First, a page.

The spectacular image showing the floodlit border was taken by Expedition 28 International Space Station Crew on August 21.

Also visible on the picture as bright clusters is Lahore, Pakistan, nearest to the orange border line.

Islamabad, Pakistan, can also be seen towards the bottom of the picture, as well as New Delhi, India, at the top.

The floodlit border fencing built through the Indian government since 2003 is so bright it can be seen from space

The floodlit border fencing built through the Indian government since 2003 is so bright it can be seen from space.

Courtesy: http://www.dailymail.co.uk/news/article-2033886/India-Pakistan-border-visible-space.html




Read more: http://www.dailymail.co.uk/news/article-2033886/India-Pakistan-border-visible-space.html#ixzz1XKf2afnN

Sunday, September 04, 2011

Why We Crave Creativity but Reject Creative Ideas

Most people view creativity as an asset -- until they come across a creative idea. That's because creativity not only reveals new perspectives; it promotes a sense of uncertainty.

The next time your great idea at work elicits silence or eye rolls, you might just pity those co-workers. Fresh research indicates they don't even know what a creative idea looks like and that creativity, hailed as a positive change agent, actually makes people squirm.

"How is it that people say they want creativity but in reality often reject it?" said Jack Goncalo, ILR School assistant professor of organizational behavior and co-author of research to be published in an upcoming issue of the journal Psychological Science. The paper reports on two 2010 experiments at the University of Pennsylvania involving more than 200 people.

The studies' findings include:

(1) Creative ideas are by definition novel, and novelty can trigger feelings of uncertainty that make most people uncomfortable.

(2) People dismiss creative ideas in favor of ideas that are purely practical -- tried and true.

(3) Objective evidence shoring up the validity of a creative proposal does not motivate people to accept it.

(4) Anti-creativity bias is so subtle that people are unaware of it, which can interfere with their ability to recognize a creative idea.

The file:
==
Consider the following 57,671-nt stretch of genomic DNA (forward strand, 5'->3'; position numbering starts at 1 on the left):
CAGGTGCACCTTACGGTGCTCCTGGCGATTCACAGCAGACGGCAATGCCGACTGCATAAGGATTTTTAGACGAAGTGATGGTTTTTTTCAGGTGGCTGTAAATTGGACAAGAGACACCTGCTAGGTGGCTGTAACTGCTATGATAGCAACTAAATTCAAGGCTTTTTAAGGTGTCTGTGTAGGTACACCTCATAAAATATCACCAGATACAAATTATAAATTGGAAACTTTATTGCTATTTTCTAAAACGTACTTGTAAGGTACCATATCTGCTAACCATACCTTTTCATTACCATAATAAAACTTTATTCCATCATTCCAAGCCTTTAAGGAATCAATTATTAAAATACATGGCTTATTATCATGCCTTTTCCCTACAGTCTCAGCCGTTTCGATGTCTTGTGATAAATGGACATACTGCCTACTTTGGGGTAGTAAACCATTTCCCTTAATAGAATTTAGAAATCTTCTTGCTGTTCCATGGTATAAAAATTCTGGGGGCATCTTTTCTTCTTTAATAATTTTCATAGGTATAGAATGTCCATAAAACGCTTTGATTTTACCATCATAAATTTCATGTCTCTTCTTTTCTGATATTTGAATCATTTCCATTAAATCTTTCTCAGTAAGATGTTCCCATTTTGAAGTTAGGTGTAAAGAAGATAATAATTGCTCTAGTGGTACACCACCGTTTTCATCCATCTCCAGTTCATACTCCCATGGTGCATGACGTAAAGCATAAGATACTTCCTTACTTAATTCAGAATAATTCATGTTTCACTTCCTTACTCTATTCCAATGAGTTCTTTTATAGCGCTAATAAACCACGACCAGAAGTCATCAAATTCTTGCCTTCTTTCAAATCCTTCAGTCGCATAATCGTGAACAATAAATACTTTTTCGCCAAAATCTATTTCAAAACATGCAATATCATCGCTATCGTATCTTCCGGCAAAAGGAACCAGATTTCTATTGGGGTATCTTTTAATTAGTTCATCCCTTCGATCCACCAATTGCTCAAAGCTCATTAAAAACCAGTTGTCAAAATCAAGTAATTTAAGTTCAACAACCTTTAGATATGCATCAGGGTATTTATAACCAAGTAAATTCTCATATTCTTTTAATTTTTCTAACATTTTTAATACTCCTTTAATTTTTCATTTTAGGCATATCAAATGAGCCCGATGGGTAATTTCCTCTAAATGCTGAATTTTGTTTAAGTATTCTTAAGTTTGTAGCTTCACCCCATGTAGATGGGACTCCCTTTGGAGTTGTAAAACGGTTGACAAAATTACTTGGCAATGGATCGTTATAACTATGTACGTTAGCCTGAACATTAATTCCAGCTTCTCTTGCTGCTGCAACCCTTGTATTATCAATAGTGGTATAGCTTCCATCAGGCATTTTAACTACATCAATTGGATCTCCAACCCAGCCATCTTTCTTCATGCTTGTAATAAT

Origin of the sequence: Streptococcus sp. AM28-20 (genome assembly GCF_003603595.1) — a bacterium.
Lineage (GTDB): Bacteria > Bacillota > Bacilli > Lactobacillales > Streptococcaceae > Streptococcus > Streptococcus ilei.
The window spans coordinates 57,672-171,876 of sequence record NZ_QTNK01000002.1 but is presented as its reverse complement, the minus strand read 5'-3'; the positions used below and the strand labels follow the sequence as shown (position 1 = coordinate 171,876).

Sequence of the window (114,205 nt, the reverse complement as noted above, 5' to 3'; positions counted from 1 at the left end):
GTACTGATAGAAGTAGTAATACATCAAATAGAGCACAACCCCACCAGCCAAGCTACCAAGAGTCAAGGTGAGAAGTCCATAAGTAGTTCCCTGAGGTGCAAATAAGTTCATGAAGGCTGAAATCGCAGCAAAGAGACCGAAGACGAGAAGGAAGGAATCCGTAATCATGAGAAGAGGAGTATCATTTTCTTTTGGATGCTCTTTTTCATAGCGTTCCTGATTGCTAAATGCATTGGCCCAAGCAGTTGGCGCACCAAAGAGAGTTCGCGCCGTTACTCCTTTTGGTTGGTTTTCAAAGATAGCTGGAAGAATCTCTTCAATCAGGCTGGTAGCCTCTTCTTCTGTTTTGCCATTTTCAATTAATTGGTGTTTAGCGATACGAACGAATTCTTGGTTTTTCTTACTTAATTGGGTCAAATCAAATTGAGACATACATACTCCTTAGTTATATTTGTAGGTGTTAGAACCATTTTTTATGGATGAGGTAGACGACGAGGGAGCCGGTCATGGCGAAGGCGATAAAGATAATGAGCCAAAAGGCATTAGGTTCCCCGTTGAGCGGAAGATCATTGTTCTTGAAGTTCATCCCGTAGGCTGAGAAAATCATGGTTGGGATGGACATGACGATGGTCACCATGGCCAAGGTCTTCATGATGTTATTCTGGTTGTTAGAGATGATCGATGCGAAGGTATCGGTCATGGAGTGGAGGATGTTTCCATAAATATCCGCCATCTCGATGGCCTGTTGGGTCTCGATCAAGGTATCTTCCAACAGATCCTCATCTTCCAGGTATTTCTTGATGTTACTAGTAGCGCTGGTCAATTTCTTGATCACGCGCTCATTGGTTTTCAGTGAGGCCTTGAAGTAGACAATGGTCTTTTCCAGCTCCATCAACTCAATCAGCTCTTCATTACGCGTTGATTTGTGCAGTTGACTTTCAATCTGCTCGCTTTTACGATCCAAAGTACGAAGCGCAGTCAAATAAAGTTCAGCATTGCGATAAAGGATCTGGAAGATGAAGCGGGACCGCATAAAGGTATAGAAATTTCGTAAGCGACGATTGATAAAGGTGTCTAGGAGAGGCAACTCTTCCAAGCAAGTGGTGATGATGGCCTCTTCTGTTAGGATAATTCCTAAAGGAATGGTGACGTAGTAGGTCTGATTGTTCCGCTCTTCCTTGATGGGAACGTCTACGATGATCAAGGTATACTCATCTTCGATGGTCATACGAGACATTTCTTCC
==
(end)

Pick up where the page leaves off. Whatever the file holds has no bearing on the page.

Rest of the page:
For example, subjects had a negative reaction to a running shoe equipped with nanotechnology that adjusted fabric thickness to cool the foot and reduce blisters.

To uncover bias against creativity, the researchers used a subtle technique to measure unconscious bias -- the kind to which people may not want to admit, such as racism. Results revealed that while people explicitly claimed to desire creative ideas, they actually associated creative ideas with negative words such as "vomit," "poison" and "agony."

Goncalo said this bias caused subjects to reject ideas for new products that were novel and high quality.

"Our findings imply a deep irony," wrote the authors, who also include Jennifer Mueller of the University of Pennsylvania and Shimul Melwani of the University of North Carolina, Chapel Hill. "Revealing the existence and nature of a bias against creativity can help explain why people might reject creative ideas and stifle scientific advancements, even in the face of strong intentions to the contrary."

Uncertainty drives the search for and generation of creative ideas, but "uncertainty also makes us less able to recognize creativity, perhaps when we need it most," the researchers wrote. "Revealing the existence and nature of a bias against creativity can help explain why people might reject creative ideas and stifle scientific advancements, even in the face of strong intentions to the contrary. ... The field of creativity may need to shift its current focus from identifying how to generate more creative ideas to identify how to help innovative institutions recognize and accept creativity."

Story Source:

The above story is reprinted (with editorial adaptations by ScienceDaily staff) from materials provided by Cornell University. The original article was written by Mary Catt.